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Cong takes up student gauntlet

Guwahati, Nov. 3: The Congress today vowed to take the battle over the Illegal Migrants (Determination by Tribunals) Act to the All Assam Students' Union (AASU), setting the stage for street clashes if the union goes ahead with its threat to disrupt the Indo-Asean car rally.

Fuming over Delhi's decision to retain the act, the AASU had accused the Prime Minister of ignoring Assam's interests and threatened to block the rally, which he is scheduled to flag off in Guwahati on November 22.

Though the Congress top guns, including AICC leader Digvijay Singh, publicly put the onus of foiling the AASU agitation on the administration, there are indications that the party intends to join the fray. A senior Congress member said party workers could take to the streets to prevent student activists from blocking the rally.

'If the AASU puts up roadblocks, our workers will remove them. If AASU activists themselves squat on the road, we will forcibly remove them, too,' he said.

The remark was made just after Singh, who is the AICC trouble-shooter for Assam, said the administration would 'tackle' the problem.

'The rally will be held successfully. It is a matter of prestige for the state as well as the central government because it is an international event,' the former Madhya Pradesh chief minister said.

He accused the BJP and the AGP of raking up the dispute over the IM(DT) Act because they could not find any other issue.

'When they were in power in the state and at the Centre, neither the AGP nor the BJP did anything to scrap the act. They are now raking up the issue only because they do not have any other topic to talk about.'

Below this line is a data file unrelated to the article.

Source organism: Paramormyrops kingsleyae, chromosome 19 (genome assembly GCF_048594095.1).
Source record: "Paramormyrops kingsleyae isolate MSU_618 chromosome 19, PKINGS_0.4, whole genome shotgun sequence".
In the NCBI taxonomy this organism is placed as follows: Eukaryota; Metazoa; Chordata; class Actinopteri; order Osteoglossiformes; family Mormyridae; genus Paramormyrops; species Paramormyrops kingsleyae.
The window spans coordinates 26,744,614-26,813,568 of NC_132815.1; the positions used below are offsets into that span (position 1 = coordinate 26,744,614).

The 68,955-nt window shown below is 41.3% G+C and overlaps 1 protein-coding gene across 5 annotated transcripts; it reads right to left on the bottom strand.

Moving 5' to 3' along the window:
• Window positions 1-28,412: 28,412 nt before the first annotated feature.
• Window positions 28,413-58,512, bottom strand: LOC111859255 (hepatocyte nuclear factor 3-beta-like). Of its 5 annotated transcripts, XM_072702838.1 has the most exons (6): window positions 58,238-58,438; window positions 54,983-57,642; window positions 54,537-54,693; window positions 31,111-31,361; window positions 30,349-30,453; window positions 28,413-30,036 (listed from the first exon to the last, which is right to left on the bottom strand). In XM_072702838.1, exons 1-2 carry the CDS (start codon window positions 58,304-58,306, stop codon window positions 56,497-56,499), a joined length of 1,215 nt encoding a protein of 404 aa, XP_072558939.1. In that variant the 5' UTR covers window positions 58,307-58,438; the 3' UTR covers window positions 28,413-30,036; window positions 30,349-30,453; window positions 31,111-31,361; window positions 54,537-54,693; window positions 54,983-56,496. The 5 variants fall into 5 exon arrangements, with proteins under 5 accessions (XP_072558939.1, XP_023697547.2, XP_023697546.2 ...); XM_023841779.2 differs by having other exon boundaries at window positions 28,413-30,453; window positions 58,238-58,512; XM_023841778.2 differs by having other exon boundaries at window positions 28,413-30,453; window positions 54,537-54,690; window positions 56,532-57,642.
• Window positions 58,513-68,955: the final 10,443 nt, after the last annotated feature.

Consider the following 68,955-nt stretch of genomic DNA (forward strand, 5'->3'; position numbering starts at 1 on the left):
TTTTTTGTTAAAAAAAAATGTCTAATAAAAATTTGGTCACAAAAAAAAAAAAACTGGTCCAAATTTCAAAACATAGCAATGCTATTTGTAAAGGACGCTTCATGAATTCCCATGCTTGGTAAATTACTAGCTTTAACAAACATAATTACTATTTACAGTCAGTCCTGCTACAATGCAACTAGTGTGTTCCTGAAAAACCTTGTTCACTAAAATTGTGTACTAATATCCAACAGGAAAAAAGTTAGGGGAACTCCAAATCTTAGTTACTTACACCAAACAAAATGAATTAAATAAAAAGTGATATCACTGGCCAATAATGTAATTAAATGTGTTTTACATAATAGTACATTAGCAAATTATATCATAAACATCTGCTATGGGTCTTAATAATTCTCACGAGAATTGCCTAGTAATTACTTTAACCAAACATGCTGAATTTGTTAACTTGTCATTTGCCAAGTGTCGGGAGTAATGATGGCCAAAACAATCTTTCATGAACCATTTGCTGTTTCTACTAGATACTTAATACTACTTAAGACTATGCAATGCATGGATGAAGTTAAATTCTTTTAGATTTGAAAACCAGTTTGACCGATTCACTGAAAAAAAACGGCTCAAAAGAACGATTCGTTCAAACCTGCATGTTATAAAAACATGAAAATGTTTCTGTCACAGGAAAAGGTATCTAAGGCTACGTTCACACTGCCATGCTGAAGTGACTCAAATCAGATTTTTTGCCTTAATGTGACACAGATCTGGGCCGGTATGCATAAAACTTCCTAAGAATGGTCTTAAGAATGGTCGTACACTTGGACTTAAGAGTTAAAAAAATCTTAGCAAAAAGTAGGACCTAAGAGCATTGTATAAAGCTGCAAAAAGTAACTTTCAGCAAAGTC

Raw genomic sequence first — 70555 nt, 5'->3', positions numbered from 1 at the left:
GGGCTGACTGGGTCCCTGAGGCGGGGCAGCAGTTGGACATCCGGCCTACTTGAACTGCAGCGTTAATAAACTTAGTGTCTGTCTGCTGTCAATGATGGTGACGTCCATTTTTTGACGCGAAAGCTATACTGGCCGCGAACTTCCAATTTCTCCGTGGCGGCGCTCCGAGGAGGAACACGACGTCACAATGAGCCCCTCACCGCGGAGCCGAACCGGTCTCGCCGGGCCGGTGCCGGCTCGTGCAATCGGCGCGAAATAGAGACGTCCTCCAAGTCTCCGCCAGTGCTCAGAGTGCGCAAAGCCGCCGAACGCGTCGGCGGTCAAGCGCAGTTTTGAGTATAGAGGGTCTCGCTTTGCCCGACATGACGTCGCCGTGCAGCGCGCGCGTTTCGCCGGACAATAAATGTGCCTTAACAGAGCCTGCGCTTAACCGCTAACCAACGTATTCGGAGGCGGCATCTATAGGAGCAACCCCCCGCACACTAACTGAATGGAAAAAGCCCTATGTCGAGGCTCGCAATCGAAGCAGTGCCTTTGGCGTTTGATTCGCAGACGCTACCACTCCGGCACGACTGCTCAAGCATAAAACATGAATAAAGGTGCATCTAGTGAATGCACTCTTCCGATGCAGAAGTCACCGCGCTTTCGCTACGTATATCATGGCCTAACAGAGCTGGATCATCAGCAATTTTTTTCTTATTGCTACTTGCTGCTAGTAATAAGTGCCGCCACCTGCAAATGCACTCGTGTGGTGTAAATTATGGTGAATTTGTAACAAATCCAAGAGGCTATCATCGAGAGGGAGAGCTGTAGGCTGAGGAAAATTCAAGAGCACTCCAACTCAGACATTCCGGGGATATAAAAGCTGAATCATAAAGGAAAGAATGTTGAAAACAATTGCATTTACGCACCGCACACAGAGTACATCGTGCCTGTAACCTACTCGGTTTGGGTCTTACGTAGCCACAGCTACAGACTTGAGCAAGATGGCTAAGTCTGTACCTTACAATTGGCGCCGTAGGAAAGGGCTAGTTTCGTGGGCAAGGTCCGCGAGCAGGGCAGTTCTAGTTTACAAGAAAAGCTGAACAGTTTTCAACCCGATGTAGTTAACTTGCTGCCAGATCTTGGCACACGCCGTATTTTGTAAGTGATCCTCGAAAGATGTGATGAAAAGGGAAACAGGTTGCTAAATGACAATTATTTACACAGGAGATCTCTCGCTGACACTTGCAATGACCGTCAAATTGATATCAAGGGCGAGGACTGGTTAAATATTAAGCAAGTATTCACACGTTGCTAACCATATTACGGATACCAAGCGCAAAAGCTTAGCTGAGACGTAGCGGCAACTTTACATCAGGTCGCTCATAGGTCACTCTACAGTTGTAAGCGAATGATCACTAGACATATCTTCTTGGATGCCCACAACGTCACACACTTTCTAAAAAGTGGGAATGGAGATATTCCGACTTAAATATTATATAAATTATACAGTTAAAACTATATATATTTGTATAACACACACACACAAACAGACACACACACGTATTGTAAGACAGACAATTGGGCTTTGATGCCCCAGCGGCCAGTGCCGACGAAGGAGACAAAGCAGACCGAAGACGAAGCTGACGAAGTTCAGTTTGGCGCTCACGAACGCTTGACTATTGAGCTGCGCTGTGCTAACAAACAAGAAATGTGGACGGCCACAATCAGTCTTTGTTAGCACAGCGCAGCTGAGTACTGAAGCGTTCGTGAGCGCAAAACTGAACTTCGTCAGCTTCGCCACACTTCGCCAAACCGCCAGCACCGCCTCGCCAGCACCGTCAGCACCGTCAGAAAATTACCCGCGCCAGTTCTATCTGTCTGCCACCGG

Singh claimed the IM(DT) Act had been successfully used to 'check illegal influx and at the same time protect Indian citizens from harassment'.

The AASU, on the other hand, has long been blaming the legislation for the growth of the state's illegal migrant population.

The union said in a statement tonight that it was determined to foil the Indo-Asean car rally 'at any cost' to prove 'we are very serious when it comes to safeguarding the state from becoming a part of greater Bangladesh'.

AASU general secretary Amiyo Kumar Bhuyan had told the media yesterday that the agitation would 'have a telling effect' on the Prime Minister, whom he accused of consenting to visit the state 'not out of love for the people of Assam, but only to flag off the rally'.

Had he cared for the state's welfare, Singh would have supported the campaign against the IM(DT) Act and paid a visit when over 200 people perished in flash floods in Goalpara, Bhuyan said.

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